The engineering of the components (capacitor construction, materials, cables, conections etc) have physical limitations and if stressed beyond those limits (like stretching a wire beyond it's elastic limit), permanent damage may and does occur.

For instance: if the current charging the capacitor is not limited, at switch on, the capacitor presents a short circuit to the supply. Theoretically, the 'inrush' current can briefly be infinite.

I = V/R and as R approches 0, I approaches infinity.

Power = V2/R. As R approaches zero, power tends to infinity.

That means all of the energy available in the power supply will try to be dumped onto the capacitor plates in zero time. The energy spike caused by that action may easily be enough to destroy the capacitor and anything else in the path of the current.

The bigger the capacitor and the lower the series resistance, then the greater the chance of that occuring. Indeed, it can lead to hazardous situations where electric shock, fire or even explosion is possible.

Large electrolytic and high capacitane tantalum devices are especally vulnerable.

This is why it is always advisable to check the safety implications of any experiment before you execute yourself and other with you!
0
6 years ago
#8
(Original post by uberteknik)
OK. This is where engineering and physics mesh together.

The raw theory and equations will not tell you why, simply that it's a possible and not prohibited by any fundamental physical laws.

The engineering of the components (capacitor construction, materials, cables, conections etc) have physical limitations and if stressed beyond those limits (like stretching a wire beyond it's elastic limit), permanent damage may and does occur.

For instance: if the current charging the capacitor is not limited, at switch on, the capacitor presents a short circuit to the supply. Theoretically, the 'inrush' current can briefly be infinite.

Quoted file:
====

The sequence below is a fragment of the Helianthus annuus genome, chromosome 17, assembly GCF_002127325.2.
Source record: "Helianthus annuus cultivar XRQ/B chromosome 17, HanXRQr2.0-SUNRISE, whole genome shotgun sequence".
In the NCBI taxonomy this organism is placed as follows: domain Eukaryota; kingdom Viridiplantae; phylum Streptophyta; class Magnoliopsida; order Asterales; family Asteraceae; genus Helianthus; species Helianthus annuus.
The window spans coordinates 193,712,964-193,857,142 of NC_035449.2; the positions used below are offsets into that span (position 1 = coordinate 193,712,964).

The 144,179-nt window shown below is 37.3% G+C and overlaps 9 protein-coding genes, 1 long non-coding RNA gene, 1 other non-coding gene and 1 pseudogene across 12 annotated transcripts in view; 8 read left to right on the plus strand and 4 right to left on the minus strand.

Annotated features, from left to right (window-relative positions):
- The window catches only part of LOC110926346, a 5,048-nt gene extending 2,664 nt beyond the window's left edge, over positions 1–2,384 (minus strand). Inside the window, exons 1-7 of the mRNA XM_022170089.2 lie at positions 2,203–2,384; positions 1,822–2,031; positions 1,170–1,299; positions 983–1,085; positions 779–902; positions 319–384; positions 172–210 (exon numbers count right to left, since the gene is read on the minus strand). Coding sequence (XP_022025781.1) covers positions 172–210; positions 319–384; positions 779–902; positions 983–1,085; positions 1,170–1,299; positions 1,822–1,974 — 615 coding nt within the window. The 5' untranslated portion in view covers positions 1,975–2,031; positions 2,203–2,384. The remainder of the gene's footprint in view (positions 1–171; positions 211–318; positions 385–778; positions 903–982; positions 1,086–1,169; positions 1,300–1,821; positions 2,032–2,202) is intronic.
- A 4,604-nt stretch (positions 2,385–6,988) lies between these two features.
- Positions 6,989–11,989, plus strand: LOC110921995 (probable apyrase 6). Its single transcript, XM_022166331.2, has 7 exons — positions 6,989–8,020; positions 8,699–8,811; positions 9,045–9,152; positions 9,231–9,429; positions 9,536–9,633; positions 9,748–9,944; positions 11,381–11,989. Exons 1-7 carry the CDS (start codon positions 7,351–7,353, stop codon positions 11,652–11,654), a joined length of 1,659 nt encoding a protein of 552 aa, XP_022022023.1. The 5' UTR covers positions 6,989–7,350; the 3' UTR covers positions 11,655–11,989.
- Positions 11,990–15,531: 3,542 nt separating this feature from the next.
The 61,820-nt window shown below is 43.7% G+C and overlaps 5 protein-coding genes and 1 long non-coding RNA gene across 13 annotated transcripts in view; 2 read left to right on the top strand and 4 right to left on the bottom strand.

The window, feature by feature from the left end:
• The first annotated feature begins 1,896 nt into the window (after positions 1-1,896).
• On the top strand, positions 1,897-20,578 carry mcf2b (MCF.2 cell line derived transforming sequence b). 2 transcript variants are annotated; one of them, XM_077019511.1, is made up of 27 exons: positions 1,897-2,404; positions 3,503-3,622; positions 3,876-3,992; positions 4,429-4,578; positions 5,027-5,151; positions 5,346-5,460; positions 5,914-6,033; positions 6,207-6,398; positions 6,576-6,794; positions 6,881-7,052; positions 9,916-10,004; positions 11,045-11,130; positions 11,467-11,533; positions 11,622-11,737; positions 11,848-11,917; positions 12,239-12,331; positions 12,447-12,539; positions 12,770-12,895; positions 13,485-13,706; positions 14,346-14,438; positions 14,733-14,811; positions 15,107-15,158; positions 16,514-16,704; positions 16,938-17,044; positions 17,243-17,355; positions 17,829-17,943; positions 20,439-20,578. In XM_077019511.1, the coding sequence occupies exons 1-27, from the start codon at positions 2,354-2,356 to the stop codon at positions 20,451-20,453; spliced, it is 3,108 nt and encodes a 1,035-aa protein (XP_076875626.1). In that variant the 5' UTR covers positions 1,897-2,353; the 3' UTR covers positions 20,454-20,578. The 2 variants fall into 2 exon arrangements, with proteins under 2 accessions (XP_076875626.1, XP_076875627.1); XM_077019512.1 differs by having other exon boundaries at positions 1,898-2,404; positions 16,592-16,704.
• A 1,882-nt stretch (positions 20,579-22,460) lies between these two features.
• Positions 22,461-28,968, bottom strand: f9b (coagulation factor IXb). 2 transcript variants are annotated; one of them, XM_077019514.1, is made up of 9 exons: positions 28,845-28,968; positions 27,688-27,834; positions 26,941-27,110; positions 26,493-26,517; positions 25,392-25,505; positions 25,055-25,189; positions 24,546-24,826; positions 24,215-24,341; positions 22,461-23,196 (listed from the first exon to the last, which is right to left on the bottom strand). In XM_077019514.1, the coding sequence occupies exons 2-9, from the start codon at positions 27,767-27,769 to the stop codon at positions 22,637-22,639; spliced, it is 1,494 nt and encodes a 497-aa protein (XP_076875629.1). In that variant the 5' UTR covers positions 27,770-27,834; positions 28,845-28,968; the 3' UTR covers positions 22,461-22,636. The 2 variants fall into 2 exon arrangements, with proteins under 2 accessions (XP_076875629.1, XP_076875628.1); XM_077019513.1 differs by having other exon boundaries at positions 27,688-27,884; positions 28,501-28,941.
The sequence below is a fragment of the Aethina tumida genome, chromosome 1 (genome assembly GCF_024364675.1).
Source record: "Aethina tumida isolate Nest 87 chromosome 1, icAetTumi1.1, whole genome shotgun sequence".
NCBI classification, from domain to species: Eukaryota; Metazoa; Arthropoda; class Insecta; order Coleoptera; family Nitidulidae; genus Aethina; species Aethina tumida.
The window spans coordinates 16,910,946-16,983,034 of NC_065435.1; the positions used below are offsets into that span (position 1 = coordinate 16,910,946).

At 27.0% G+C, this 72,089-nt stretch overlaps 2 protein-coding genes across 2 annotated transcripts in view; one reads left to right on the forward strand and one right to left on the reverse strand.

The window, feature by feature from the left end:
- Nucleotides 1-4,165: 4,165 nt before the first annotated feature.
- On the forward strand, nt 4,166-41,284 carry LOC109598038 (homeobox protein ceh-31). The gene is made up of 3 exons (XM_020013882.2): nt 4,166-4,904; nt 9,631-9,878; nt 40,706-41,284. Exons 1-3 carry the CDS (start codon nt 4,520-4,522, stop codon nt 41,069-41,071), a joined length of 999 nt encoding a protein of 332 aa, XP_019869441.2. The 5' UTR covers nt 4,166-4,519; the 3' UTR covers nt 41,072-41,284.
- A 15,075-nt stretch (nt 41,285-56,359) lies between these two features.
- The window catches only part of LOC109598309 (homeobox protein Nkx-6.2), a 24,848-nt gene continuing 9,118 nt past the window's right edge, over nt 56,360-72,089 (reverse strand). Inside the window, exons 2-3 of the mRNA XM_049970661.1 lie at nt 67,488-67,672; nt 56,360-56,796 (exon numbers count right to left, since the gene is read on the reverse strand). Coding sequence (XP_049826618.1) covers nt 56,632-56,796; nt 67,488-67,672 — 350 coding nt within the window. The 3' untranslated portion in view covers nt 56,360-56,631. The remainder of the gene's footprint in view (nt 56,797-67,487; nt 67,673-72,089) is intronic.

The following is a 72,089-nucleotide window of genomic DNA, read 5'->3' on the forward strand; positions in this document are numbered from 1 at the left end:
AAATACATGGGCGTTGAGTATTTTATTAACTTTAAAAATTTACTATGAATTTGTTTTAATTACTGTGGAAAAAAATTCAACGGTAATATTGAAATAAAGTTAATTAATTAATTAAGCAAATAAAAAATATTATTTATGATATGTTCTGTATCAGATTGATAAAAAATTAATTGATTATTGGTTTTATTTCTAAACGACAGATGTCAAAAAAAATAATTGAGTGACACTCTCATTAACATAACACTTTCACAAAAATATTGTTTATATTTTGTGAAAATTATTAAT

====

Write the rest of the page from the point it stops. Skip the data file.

I = V/R and as R approches 0, I approaches infinity.

Power = V2/R. As R approaches zero, power tends to infinity.

That means all of the energy available in the power supply will try to be dumped onto the capacitor plates in zero time. The energy spike caused by that action may easily be enough to destroy the capacitor and anything else in the path of the current.

The bigger the capacitor and the lower the series resistance, then the greater the chance of that occuring. Indeed, it can lead to hazardous situations where electric shock, fire or even explosion is possible.

Large electrolytic and high capacitane tantalum devices are especally vulnerable.

This is why it is always advisable to check the safety implications of any experiment before you execute yourself and other with you!
"The bigger the capacitor ...." Big in the sense of large capacitance right?? and what is series resistance??

THANK YOUfor spending time to answer our questions in TSR
0
6 years ago
#9
(Original post by Lamalam)
"The bigger the capacitor ...." Big in the sense of large capacitance right??
Yes. The large surface area of the plates are able to hold a lot of electrons. i.e. energy.

(Original post by Lamalam)
and what is series resistance??
Any resistance in the path between the supply and the capacitor i.e. resistance in the path of the current charging the capacitor.